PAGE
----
Mechanics' Institute Chess Club Newsletter #435

Nowadays, a 13-year-old would probably know more than Bobby Fischer knew when he retired. They analyze all the moves and prepare themselves on their computers. But that doesn't mean they are special. Physics students nowadays know more than Einstein and Newton did. That doesn't make them smarter, does it?
Garry Kasparov talking to the media in India in early March 2009
1) Mechanic's Institute Chess Club News
2) Frank Skoff 1916-2009 by Jim Brotsos
3) Daniel Naroditsky wins in Concord
4) FIDE News
5) Dirk Poldauff on Chess Talk with IM John Watson
6) Here and There
7) Berkeley Chess Club News by Marc Newman
8) Upcoming Events
1) Mechanic's Institute Chess Club News
Mechanics' Trustee Mark Pinto, who has long been a generous supporter of the Institute's chess club, had a very interesting game with IM Jack Peters in the recent US Amateur Team West which the later annotated in his excellent weekly column in the Los Angeles Times (March 8). The notes below by Peters are condensed. Go to,0,2960752.story for the complete annotations.
NM Mark Pinto-IM Jack Peters, USAT West, Woodland Hills 2009: 1 e4 c5 2 Nf3 Nc6 3 d4 cxd4 4 Nxd4 Qb6 5 Nb3 Nf6 6 Nc3 e6 7 Be3 Qc7 8 a3 a6 9 f4 d6 10 Be2 Be7  11 Qd2 0-0 12 0-0-0 Rd8 13 Bf3 b5 14 Qf2. Rb8 15 g4 Nd7 16 g5 b4 17 axb4 Rxb4 18 h4 Nc5?!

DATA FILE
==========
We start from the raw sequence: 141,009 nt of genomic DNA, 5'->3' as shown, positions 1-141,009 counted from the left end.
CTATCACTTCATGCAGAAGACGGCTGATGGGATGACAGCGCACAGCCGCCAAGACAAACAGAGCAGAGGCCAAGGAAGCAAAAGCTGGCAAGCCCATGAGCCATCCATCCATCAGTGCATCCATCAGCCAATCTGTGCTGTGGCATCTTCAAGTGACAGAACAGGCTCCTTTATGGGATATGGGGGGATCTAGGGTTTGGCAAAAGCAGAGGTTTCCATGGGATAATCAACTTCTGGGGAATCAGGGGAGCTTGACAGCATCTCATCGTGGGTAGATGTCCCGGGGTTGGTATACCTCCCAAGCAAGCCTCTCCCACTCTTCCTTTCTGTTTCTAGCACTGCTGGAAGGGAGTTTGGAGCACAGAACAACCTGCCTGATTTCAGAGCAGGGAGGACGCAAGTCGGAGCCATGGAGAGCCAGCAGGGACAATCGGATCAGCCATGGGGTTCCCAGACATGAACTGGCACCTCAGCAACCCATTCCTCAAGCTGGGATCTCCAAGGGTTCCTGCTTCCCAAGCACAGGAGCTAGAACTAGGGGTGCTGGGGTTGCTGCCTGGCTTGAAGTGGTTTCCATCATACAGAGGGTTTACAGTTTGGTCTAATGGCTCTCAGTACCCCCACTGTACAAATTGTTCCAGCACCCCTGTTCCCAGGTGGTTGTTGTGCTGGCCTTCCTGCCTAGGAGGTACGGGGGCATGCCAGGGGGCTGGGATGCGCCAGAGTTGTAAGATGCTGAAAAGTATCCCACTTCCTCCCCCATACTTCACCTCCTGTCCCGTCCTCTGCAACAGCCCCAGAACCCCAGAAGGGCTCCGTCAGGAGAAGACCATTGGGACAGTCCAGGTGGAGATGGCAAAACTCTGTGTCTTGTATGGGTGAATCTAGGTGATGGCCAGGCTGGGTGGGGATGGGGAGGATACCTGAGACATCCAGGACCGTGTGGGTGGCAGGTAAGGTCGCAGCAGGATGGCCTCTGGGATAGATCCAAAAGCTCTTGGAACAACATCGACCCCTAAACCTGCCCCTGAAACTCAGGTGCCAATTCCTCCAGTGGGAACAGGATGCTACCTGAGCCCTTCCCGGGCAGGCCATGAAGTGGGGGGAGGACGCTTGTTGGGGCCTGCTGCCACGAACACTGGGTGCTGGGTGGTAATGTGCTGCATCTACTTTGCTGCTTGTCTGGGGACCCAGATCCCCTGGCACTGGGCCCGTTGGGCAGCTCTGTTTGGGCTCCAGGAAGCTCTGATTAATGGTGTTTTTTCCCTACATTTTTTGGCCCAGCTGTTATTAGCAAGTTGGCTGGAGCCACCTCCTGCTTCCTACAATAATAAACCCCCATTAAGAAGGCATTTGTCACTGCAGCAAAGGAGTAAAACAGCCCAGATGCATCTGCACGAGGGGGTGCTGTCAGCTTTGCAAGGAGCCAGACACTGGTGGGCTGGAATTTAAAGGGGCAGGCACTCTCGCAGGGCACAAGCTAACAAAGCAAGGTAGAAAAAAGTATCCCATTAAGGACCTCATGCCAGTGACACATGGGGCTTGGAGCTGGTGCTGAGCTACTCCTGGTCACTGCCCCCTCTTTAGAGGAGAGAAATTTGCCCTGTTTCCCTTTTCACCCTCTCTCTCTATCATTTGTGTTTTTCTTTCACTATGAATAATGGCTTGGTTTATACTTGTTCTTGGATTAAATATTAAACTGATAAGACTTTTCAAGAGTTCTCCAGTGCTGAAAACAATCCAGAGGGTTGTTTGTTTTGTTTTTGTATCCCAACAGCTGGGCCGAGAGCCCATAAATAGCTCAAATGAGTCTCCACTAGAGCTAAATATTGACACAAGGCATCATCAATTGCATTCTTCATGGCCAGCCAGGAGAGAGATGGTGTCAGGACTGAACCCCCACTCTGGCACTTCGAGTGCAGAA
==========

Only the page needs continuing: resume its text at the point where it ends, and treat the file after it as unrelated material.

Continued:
I rejected 18 . . . Na5 because 19 Nxa5 Qxa5 20 Kb1 Qa3 21 b3, intending Be3-c1-b2, would fortify the Queenside. But 20 . . . Bb7 would improve. Then 21 Rd4 d5! 22 exd5 loses to 22 . . . Rxb2+! 23 Kxb2 Rb8 24 Nb5 Bc6.
19 Nxc5 dxc5 20 Rxd8+ Bxd8 21 h5  Nd4
I was unduly optimistic after planting the Knight on this important central square.
22 g6 22...fxg6?!
Leaving Black's pawns scattered and vulnerable while only temporarily slowing White's attack. I expected to win quickly on the Queenside. More circumspect are 22 . . . Qa5 and 22 . . . h6 23 gxf7+ Kxf7.
23 hxg6 h6 24 Bg2 Qa5 25 Kb1
The only defense, but an unpleasant surprise to me. I spent most of my time looking at 25 Nd1? Qa1+ 26 Kd2 Qb1?! (the right way is 26 . . . Ba5! 27 c3 Rxb2+) 27 c3 Rxb2+. I assumed 25 Kb1 would lose to 25 . . . Qa3 until I noticed 26 Nd1 Nb5 27 Bd2.
Calculating 26 e5 Be8 27 Be4? Nb5! (aiming at c3 and e4) 28 Bd2 Na3+ 29 Kc1 Nc4, winning. But 26 e5 Be8 27 f5! Nxf5 28 Bd5! exd5 29 Qxf5 saves White. Also 26 Bd2 and 26 Na2 Ra4 27 Bd2 are satisfactory for White.
26 f5?! Bf6 Taking aim at b2. Now both of us expected Black to win, but White still can defend with 27 e5! Bxe5 28 fxe6 Bxe6 29 Bd5.
27 fxe6?? Ne2! 28 e5 Rxb2+! 29 Kxb2 Qxc3+ 30 Kb1 Qb4+, White Resigns.
The Mechanics' Institute held two club championships in 1885. The first, won by J. Waldstein, has been well-covered in previous issues of the Newsletter ( #s 36, 132 and 271), but for the second event, until recently, all we had was one sentence - A second tournament in 1885 was won by H. Heinemann, who won eight straight games and ended it right there.